Acupuncture for Carpal Tunnel Syndrome (CRS) is the subject of a recent study published in Brain, a peer reviewed journal dedicated to breakthroughs in neurology. CTS results from a squeezed nerve in the wrist. It slows down nerve impulses from the hands, and also damages the area of the brain that is responsible for detecting them.
The study compares three groups: the study group, a placebo group and a control group. The study group received acupuncture near the affected site, the control group received it at a distal site and the placebo group received sham-acupuncture (in this case, where the needles do not penetrate the body). Whilst all reported signs of pain relief, only the study group had lasting analgesic effects enduring over three months, as well as improvements to the neural network.
Acupuncture for Carpal Tunnel Syndrome
The study shows that acupuncture for Carpal Tunnel Syndrome can relieve mild to modest degrees of pain. While most pain conditions are subjective, pain from CTS is objective and measurable. This is because a trapped nerve causes the pain. Measuring the nerve transmission rate before and after acupuncture produces objective results.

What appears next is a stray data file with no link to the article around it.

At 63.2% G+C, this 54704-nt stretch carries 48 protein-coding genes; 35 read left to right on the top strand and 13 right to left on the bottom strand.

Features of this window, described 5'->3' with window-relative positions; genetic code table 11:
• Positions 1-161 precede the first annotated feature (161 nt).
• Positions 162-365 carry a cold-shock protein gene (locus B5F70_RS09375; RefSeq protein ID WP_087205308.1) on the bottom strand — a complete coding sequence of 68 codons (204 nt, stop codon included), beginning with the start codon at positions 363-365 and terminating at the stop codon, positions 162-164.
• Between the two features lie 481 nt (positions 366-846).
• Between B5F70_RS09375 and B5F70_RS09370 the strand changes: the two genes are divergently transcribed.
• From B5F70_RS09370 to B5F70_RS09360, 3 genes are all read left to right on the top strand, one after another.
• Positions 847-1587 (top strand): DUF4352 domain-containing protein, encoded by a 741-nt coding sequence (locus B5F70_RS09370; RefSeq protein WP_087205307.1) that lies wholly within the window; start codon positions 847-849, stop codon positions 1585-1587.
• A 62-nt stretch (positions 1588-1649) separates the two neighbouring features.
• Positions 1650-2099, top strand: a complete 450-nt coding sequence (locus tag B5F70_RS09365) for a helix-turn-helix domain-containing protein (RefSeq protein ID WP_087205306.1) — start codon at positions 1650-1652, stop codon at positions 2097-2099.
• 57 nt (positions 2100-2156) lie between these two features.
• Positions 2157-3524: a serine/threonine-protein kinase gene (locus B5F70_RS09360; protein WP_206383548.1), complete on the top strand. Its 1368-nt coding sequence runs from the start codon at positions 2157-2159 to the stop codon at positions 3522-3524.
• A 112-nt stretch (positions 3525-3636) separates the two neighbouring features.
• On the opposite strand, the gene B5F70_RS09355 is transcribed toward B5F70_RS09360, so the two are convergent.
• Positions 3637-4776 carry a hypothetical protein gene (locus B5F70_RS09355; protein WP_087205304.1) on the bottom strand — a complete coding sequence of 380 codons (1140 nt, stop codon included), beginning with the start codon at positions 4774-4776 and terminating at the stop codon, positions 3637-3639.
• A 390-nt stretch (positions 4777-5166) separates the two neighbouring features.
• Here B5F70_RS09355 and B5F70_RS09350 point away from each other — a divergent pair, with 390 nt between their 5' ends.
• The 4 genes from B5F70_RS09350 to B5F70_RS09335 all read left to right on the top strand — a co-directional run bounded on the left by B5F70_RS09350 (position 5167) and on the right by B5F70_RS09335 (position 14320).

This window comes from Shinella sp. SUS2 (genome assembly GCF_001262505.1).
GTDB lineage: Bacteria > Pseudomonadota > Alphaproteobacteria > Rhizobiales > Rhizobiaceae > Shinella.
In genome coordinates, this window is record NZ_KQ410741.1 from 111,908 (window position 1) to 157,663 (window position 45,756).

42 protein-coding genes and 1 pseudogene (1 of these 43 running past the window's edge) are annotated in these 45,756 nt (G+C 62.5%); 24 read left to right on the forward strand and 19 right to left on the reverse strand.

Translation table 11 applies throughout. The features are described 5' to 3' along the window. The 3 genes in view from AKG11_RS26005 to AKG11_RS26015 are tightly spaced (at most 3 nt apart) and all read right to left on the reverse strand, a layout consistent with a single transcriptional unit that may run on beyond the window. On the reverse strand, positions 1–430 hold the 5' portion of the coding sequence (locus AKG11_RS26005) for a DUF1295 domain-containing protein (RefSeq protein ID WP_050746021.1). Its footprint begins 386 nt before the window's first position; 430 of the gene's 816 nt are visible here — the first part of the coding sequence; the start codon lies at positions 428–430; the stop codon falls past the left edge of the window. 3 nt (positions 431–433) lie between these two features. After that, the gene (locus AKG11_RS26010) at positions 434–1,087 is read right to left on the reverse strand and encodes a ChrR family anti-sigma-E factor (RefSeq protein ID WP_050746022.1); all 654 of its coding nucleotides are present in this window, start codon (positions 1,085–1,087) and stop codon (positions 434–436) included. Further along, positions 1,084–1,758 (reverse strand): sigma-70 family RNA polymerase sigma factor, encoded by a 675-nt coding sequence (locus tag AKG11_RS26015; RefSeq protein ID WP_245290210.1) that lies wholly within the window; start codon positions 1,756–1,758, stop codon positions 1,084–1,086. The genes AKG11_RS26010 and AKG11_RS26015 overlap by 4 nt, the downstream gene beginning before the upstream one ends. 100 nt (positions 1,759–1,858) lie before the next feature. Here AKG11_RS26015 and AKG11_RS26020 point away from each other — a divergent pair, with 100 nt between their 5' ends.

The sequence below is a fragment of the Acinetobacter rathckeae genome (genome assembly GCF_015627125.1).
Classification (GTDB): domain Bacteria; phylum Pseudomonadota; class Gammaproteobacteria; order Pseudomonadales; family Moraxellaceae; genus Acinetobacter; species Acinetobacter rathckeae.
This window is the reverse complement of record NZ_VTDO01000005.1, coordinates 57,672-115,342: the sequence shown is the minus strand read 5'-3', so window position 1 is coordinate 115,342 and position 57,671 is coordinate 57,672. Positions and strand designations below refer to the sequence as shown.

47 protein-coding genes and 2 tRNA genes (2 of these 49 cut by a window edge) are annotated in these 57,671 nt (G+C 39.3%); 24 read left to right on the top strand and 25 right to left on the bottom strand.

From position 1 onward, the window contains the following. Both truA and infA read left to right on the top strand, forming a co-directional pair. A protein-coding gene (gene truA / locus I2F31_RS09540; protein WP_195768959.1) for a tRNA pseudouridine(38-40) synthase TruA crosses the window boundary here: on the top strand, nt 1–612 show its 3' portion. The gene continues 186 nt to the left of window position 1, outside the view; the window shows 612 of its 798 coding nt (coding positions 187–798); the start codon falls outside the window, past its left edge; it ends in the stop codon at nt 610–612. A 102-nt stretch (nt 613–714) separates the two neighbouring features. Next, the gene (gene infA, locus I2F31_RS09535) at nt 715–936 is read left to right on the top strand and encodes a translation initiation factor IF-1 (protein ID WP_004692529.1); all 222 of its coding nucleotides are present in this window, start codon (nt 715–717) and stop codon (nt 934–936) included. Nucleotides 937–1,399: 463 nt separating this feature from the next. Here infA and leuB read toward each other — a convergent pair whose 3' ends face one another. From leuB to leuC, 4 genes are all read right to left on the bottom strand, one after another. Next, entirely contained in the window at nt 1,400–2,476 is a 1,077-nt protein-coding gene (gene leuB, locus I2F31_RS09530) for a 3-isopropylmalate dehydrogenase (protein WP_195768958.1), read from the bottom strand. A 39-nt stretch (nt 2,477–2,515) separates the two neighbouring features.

On top of this they found another, unexpected, response. In the trial group, researchers discovered that as well as reducing pain and increasing nerve transmission, acupuncture also remapped the brain in order to prevent pain in the future.
Carpal tunnel syndrome in Traditional Chinese Medicine
Traditional Chinese Medicine, like Western medicine, identifies quite a variety of pain conditions. Pain can be due to inflammation, a trapped nerve, slipped disc or other issues. In Chinese medicine the diagnostic approach begins by breaking the problem down into the 8 principles: is it internal or external, excessive or deficient, hot or cold, yin or yang? Generally speaking, Chinese Medicine defines CTS as an internal, excessive (acute), hot, yang condition.
Because pain is involved I also consider the causative factor for the pain. Because it is an excessive condition it is likely to be a stagnation or blockage. However, it could be of the qi, blood, heat, cold, damp or phlegm. These all present with different sensations and types of pain. Once the problem is diagnosed, then the best treatment strategy can be applied.
In my experience, acute CTS is generally quite straightforward to treat. It often responds to acupuncture very well and in a short amount of time. In the above study, 16 sessions took place over 8 weeks. However, I often find that acupuncture for carpal tunnel syndrome can drastically reduce symptoms within 5 sessions once a week, as long as there are no other complications.
In my experience, when CTS presents freshly, on its own, in otherwise healthy individuals, treatment is usually straightforward and short. If the condition is more chronic and there are other complications then I recommend a longer course of acupuncture for carpal tunnel syndrome, and additional interventions such as dietary change and exercise.
As always, if you would like to talk this through with me, please get in touch.